Culture, class, and gender in the works of Edith Somerville and Martin Ross

Date of Completion

January 2001


Literature, English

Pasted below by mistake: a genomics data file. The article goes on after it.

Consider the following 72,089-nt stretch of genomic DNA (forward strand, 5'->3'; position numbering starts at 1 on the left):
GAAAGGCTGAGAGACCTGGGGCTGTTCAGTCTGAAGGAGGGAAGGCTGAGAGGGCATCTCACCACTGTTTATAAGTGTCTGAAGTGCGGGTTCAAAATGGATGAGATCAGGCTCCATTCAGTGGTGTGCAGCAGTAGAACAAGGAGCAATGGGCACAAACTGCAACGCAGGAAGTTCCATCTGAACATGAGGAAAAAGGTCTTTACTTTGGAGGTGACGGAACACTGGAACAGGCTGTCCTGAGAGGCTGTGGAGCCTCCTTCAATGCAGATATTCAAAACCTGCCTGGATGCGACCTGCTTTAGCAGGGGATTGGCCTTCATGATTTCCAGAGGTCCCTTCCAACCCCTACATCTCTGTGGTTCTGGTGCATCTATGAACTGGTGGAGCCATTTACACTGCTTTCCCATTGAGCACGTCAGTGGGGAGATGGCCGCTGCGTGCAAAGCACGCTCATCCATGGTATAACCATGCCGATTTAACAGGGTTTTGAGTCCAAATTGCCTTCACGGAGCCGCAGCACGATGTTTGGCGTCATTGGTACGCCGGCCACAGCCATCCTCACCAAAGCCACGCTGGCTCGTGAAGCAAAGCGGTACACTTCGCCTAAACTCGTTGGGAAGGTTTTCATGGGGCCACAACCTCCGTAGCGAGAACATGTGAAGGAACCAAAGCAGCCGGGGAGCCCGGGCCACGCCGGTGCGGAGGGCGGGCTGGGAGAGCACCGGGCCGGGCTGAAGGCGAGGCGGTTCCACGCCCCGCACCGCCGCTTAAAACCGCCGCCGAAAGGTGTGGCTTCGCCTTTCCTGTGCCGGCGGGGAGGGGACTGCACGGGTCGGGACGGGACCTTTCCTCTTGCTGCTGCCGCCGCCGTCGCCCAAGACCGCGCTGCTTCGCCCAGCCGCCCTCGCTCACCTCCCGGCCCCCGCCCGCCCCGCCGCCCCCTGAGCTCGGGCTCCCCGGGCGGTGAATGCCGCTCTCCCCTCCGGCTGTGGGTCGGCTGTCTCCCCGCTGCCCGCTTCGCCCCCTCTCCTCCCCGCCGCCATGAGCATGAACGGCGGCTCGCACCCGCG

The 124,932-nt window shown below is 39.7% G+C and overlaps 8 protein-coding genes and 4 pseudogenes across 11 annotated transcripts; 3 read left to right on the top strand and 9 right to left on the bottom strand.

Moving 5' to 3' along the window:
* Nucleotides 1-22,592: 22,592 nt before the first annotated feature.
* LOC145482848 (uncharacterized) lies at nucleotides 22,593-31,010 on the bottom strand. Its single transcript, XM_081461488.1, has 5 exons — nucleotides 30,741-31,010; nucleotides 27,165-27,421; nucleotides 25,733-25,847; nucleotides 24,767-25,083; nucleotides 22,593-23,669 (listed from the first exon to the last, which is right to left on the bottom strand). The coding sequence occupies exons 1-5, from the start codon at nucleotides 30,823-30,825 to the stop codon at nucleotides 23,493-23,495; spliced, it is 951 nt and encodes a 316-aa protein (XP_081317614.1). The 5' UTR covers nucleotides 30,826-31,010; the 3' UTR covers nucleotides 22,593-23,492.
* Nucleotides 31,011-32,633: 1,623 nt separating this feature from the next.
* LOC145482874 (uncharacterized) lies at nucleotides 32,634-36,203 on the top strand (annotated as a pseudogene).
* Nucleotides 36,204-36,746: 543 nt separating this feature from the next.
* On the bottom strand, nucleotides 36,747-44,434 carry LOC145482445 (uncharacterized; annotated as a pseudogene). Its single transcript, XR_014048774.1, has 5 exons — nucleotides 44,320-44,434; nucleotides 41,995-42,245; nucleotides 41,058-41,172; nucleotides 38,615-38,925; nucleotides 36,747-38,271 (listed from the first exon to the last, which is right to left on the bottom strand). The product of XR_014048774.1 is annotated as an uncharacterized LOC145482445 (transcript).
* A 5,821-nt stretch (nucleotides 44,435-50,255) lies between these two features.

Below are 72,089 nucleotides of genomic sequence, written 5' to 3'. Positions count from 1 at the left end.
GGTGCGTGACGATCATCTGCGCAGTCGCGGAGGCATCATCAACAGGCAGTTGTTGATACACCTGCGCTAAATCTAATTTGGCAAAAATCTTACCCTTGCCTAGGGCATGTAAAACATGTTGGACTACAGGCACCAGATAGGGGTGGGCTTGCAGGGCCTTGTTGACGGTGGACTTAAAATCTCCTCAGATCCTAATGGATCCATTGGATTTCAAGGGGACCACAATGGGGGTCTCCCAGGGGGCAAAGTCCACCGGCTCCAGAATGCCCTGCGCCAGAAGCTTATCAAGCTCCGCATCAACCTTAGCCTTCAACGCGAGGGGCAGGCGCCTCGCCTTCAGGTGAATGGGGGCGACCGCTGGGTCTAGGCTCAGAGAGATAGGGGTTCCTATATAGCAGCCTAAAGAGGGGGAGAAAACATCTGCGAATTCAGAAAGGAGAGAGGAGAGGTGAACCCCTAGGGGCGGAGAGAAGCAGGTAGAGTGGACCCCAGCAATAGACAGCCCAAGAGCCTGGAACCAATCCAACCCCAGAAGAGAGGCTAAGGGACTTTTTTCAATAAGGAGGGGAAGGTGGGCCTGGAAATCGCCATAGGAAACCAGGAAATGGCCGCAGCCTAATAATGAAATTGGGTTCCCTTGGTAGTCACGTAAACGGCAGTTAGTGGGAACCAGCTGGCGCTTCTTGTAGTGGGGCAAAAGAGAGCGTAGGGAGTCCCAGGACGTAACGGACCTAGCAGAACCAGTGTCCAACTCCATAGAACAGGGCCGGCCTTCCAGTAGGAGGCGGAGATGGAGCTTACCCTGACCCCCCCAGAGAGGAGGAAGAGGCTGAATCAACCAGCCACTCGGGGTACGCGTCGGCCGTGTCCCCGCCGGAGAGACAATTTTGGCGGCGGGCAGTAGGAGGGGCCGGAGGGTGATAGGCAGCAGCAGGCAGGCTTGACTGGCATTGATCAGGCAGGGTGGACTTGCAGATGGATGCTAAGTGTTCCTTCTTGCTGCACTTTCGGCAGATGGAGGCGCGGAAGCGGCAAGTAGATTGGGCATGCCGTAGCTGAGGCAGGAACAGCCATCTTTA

Somerville and Ross have been categorized as reactionary colonial writers whose fictions fit neither in the literary and political agendas of the Irish Renaissance and those of British Modernism. To appreciate their artistic merits, I argue, one has to understand first their intrinsically irreconcilable ideological alliances. Their embrace of British nationality conflicted with their cultural identification with the Irish, and their feudal ethics contradicted their feminist vision. While they write in the mode of traditional realism and in Victorian English, modernist points of view dominate their colonial narratives. Drawing upon the concept of hybridity in post-colonial theory, my dissertation examines how the co-authors' fluid identities fragment their treatment of conflicts between cultures, classes, and genders. I contend that although the novelists' racialist rhetoric reinforces English prejudices against the Irish, their multiple narrational stands and appropriation of Celtic archetypes reveal the positive sides of Irish stereotypes, and undermine the values of their feudal/patriarchal society. ^